So let’s start with that. In a nutshell, Blood Meridian follows John Joel Glanton and his band of misfits, who have been hired by the Mexican government to kill Apaches (they are paid for each Apache they scalp) as they terrorize the sparse Mexican countryside—murdering, raping, robbing, and pillaging along the way.
Within Glanton’s merry gang of Indian-killers, two characters stand out. “The Judge” is a hulking and enigmatic, possibly supernatural, character with no body hair, who kills puppies and children. His moral repulsiveness is balanced by his charismatic nature and his extensive knowledge of absolutely everything—paleontology, archaeology, linguistics, law, drawing, geology, philosophy. He’s brutal, but he’s smart, extremely smart. The other main character is simply known as “the kid”—a sharp-shooting teenage runaway from Tennessee who meets up with Glanton’s gang.
There is nothing redemptive about Blood Meridian. When I say that, I simply mean that there’s no happy ending, no sun breaking through the dark clouds. The book starts with bad men doing bad things, and it ends with bad men doing worse things.
Every character in the book is a nasty, reprehensible person…it’s just a matter of degree. Glanton progressively gets more evil as the novel progresses. The kid, who seems morally ambiguous at times, eventually leaves the group on the run from The Judge. While The Judge simply is what he is (excuse the cliché) and is best described by Harold Bloom as “the most monstrous apparition in all of American literature.”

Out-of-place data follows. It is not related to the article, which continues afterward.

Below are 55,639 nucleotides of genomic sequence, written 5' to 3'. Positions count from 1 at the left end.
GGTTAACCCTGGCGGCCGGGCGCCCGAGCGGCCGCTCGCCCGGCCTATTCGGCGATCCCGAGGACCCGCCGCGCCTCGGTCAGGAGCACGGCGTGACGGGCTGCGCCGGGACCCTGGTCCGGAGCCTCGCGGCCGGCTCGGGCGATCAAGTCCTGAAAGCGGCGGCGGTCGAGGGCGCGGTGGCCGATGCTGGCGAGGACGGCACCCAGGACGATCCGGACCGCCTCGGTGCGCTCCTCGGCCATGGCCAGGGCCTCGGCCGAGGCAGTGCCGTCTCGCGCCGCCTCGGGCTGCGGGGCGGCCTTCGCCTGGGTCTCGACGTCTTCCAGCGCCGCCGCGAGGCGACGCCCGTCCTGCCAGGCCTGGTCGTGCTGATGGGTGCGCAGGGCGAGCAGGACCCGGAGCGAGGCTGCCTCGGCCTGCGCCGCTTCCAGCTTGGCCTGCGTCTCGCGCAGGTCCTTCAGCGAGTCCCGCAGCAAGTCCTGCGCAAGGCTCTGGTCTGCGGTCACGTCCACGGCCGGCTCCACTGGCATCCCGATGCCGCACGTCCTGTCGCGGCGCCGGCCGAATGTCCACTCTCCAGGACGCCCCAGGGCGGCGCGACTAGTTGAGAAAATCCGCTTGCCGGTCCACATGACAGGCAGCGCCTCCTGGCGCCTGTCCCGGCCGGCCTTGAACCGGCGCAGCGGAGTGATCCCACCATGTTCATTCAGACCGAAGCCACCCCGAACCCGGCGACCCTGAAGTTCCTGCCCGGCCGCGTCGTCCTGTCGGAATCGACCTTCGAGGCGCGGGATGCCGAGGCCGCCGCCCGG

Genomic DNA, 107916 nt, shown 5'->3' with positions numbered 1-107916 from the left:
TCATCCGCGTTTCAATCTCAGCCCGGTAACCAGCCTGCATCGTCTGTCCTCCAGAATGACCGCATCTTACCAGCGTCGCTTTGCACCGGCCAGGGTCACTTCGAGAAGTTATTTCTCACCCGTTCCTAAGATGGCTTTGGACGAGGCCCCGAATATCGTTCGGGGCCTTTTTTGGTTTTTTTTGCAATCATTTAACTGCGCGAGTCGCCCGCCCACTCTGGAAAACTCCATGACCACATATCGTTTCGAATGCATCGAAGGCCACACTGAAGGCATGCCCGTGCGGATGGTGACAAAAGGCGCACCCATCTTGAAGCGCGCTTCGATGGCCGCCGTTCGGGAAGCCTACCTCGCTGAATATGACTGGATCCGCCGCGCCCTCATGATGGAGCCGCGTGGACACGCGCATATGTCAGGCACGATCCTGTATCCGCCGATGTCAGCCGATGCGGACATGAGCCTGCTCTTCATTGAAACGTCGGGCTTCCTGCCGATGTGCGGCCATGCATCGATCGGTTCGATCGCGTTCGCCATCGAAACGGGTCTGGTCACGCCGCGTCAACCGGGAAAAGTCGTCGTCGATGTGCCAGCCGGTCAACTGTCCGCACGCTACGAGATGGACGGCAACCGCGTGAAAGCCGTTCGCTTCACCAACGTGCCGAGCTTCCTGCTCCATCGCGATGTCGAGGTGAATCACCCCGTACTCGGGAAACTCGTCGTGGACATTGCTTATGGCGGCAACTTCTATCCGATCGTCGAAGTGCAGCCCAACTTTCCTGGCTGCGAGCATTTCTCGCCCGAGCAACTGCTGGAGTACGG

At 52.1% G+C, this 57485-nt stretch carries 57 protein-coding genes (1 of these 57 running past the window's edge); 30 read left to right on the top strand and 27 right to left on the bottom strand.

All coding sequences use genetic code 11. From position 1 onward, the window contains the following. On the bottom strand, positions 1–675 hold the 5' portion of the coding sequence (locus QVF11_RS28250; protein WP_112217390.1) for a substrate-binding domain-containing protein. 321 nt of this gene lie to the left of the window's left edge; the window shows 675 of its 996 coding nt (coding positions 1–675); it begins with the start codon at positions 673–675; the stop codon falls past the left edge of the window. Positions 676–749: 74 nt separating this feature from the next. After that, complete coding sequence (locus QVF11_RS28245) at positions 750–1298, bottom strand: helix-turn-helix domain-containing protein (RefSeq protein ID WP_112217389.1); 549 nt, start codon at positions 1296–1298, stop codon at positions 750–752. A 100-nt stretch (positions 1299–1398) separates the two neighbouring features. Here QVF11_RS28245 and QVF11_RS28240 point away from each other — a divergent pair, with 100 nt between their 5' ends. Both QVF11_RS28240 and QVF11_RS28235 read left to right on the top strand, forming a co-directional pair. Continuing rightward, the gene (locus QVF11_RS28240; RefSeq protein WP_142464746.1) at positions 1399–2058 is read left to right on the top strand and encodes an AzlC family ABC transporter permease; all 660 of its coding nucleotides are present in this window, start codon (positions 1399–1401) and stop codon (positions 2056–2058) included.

The Judge is one of the few protagonists I’ve ever found myself sincerely “cheering” against, hoping he would die an ugly death. American Literature has had its fair share of negative protagonists, but has there ever been one as vile and nasty as The Judge? I would think not. I was sincerely hoping an Indian would finish him off at some point, but that never happened.
McCarthy’s style is unique. He’s not fond of punctuation, evident by his minimal use of commas and avoidance of apostrophes and quotation marks altogether. In his lone television interview with Oprah in 2007, he said there is no reason to “blot the page up with weird little marks,” referring to quotation marks. His lack of punctuation takes a while to get used to, but I was able to get used to it, much like I eventually got the hang of the nadsat language in Clockwork Orange.